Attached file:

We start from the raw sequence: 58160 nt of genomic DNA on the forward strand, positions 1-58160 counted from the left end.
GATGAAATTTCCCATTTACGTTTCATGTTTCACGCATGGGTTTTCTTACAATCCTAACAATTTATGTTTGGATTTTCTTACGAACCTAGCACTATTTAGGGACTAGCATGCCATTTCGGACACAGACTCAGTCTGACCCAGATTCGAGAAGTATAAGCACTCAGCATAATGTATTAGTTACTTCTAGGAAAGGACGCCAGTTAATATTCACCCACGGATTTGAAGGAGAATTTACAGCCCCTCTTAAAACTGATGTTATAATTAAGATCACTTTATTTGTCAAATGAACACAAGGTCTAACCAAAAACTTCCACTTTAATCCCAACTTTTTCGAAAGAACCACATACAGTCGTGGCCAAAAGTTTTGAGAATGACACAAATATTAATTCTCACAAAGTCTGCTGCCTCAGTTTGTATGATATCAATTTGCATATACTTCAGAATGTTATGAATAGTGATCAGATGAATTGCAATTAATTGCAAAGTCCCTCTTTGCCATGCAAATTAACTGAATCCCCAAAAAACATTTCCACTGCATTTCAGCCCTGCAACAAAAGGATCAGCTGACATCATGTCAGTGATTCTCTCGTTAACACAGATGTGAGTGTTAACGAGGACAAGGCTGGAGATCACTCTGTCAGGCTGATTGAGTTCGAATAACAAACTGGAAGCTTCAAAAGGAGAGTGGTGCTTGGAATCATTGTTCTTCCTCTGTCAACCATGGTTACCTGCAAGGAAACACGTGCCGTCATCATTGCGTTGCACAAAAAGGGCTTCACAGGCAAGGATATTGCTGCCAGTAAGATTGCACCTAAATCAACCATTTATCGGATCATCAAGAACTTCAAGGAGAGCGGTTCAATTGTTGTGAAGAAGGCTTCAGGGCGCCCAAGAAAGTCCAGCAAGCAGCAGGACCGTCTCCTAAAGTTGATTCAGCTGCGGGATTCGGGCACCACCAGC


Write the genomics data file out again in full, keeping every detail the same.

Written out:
We start from the raw sequence: 58160 nt of genomic DNA on the forward strand, positions 1-58160 counted from the left end.
GATGAAATTTCCCATTTACGTTTCATGTTTCACGCATGGGTTTTCTTACAATCCTAACAATTTATGTTTGGATTTTCTTACGAACCTAGCACTATTTAGGGACTAGCATGCCATTTCGGACACAGACTCAGTCTGACCCAGATTCGAGAAGTATAAGCACTCAGCATAATGTATTAGTTACTTCTAGGAAAGGACGCCAGTTAATATTCACCCACGGATTTGAAGGAGAATTTACAGCCCCTCTTAAAACTGATGTTATAATTAAGATCACTTTATTTGTCAAATGAACACAAGGTCTAACCAAAAACTTCCACTTTAATCCCAACTTTTTCGAAAGAACCACATACAGTCGTGGCCAAAAGTTTTGAGAATGACACAAATATTAATTCTCACAAAGTCTGCTGCCTCAGTTTGTATGATATCAATTTGCATATACTTCAGAATGTTATGAATAGTGATCAGATGAATTGCAATTAATTGCAAAGTCCCTCTTTGCCATGCAAATTAACTGAATCCCCAAAAAACATTTCCACTGCATTTCAGCCCTGCAACAAAAGGATCAGCTGACATCATGTCAGTGATTCTCTCGTTAACACAGATGTGAGTGTTAACGAGGACAAGGCTGGAGATCACTCTGTCAGGCTGATTGAGTTCGAATAACAAACTGGAAGCTTCAAAAGGAGAGTGGTGCTTGGAATCATTGTTCTTCCTCTGTCAACCATGGTTACCTGCAAGGAAACACGTGCCGTCATCATTGCGTTGCACAAAAAGGGCTTCACAGGCAAGGATATTGCTGCCAGTAAGATTGCACCTAAATCAACCATTTATCGGATCATCAAGAACTTCAAGGAGAGCGGTTCAATTGTTGTGAAGAAGGCTTCAGGGCGCCCAAGAAAGTCCAGCAAGCAGCAGGACCGTCTCCTAAAGTTGATTCAGCTGCGGGATTCGGGCACCACCAGC